By Rich Ziade, co-founder, Postlight
About a month ago Postlight Labs released Mercury Reader, a Google Chrome extension that finds the readable content on a web page, yanks it out, and redraws it in a clean, easy-to-read format. If you’re familiar with Apple Safari’s browser, Mercury is similar to the “reader” functionality but gives you more controls to customize your reading experience. If you use Chrome, give it a try.
We decided a “soft launch” made the most sense — put the extension out in the wild with minimal fanfare, see where it worked and didn’t, and “officially” launch it later. Surprisingly, it’s adding tens of thousand users per day. And over the weekend it crossed a million users.
The Mercury Platform
The Reader add-on is part of the Mercury platform. Right now the components of that platform include:
- The Mercury Reader for Google Chrome users.
- A web parser API that lets software developers extract readable text from web pages, for use in search optimization, content migration efforts.
- A Google AMP converter that turns any website into an Accelerated Mobile Page.
Taken together, these tools form a platform for extracting the core content inside web pages. As my co-founder Paul Ford has written, platforms are powerful because they make it cheaper to scale. We’re serving a million people now, and can easily serve millions more.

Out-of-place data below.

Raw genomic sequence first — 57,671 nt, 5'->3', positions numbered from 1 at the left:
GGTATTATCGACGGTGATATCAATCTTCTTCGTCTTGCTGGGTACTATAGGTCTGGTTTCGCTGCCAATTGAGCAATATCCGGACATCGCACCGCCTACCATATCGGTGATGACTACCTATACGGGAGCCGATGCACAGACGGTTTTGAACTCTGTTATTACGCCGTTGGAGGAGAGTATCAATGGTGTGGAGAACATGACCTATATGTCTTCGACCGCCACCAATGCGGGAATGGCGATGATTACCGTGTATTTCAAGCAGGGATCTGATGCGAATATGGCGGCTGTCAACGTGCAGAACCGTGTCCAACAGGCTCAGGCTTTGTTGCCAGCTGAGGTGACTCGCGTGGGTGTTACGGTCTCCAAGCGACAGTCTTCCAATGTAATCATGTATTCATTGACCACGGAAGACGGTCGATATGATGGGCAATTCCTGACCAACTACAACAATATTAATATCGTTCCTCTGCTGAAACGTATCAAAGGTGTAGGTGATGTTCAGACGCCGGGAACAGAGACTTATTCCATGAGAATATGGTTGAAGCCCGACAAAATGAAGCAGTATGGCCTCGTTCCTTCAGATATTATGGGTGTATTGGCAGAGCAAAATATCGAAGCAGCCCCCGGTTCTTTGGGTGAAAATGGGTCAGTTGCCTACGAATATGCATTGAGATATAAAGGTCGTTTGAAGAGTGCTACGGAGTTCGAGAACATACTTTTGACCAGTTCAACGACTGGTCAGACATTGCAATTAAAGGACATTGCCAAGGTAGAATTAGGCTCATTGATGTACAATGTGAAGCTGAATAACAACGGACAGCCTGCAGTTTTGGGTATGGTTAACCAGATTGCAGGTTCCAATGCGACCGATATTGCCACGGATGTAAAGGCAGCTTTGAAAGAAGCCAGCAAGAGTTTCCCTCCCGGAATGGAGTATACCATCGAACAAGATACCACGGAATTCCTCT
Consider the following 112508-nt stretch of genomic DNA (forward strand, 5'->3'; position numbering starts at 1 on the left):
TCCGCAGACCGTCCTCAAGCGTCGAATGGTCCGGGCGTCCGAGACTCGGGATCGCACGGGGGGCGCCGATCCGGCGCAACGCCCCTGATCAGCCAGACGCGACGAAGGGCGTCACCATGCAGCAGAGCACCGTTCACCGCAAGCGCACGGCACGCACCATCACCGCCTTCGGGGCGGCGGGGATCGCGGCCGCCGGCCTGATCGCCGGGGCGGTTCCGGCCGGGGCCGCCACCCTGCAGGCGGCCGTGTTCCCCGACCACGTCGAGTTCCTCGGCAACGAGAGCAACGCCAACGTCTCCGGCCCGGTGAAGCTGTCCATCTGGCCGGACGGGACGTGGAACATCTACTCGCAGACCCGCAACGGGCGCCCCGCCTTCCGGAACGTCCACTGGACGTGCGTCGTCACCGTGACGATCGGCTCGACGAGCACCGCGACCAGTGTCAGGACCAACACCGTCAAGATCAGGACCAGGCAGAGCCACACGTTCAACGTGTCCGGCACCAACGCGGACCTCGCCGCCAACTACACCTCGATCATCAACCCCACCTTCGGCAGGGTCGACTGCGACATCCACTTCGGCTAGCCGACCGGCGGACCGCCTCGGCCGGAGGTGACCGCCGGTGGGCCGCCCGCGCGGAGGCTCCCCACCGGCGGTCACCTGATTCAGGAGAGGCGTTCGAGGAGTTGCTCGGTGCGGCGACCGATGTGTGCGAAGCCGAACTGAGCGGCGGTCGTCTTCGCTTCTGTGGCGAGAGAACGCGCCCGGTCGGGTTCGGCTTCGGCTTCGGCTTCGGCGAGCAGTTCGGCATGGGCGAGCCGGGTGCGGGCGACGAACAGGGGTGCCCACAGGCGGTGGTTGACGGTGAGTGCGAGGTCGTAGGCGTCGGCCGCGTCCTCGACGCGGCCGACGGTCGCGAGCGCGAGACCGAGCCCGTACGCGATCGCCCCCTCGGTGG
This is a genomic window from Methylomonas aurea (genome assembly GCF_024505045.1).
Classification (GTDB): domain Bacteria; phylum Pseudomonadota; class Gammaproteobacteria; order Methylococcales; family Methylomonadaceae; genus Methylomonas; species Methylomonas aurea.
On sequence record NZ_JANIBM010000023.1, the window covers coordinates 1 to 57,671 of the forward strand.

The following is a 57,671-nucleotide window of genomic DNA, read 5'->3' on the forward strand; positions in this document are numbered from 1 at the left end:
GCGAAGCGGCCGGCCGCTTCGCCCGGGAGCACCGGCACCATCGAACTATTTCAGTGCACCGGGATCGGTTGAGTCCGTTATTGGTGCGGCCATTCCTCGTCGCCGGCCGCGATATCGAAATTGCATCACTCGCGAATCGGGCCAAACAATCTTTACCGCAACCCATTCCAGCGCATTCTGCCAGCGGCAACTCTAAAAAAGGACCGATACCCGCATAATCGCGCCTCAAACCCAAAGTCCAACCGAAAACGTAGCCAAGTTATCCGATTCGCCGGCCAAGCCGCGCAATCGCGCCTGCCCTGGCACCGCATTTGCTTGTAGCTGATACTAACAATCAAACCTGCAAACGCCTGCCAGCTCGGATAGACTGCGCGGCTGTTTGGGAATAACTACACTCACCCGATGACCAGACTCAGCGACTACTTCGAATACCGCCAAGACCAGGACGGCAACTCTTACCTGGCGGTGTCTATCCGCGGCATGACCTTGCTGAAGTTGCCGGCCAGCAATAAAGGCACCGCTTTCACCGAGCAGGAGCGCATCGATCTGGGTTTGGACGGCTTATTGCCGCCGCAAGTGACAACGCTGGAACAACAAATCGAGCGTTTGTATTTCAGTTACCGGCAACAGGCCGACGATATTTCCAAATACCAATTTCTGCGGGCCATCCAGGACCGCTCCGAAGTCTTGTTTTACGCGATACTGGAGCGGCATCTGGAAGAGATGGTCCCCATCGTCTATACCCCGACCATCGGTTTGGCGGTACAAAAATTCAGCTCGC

When we talk about Postlight’s services, whether on our podcast or just in conversation, we rarely forget to mention that we build platforms. In other words, we love to design and build the software that sits underneath and powers other software to run. Platforms are the jet engines of the Internet. Without them you just have a big cylinder with a lot of seating.
Rarely do you get the chance to build a platform that powers all sorts of other tools, apps and services. The Mercury API is just such a platform—it’s serving tens of millions of requests per month for a million users.
A million people don’t just show up out of nowhere. Mercury is a lineal descendant of another platform called Readability, which I founded five years ago.
Readability was very popular, and the team who built it did amazing work — but it “ran hot.” It was expensive to run and and support, and there wasn’t a path forward for it as a business.
As a result, after much painful deliberation, it was shut down a month ago. But the core idea of Readability was too important to ignore. After many discussions with my co-founder Paul Ford and the Postlight team, we decided that there was an idea here worth pursuing: Keeping the web readable for all.
That’s why we built Mercury. It carries on the core feature of Readability — it makes pages readable — but it’s based on a totally new code base that can run directly inside a web browser or on the server at once. And most importantly, it doesn’t run hot. It’s incredibly scalable at low cost. (Full disclosure: The Chrome plugin supplanted the old Readability plugin, which did give us a head start of a few hundred thousand downloads. But Mercury’s growth has been exceeding our expectations.)
Where to next? We’re figuring that out. But we have a toolkit that scales and makes the web easier to use for people and computers. That’s powerful.
Mercury is a Postlight Labs project. You can keep up on everything Postlight Labs-related (Mercury or otherwise) by subscribing to the Track Changes newsletter.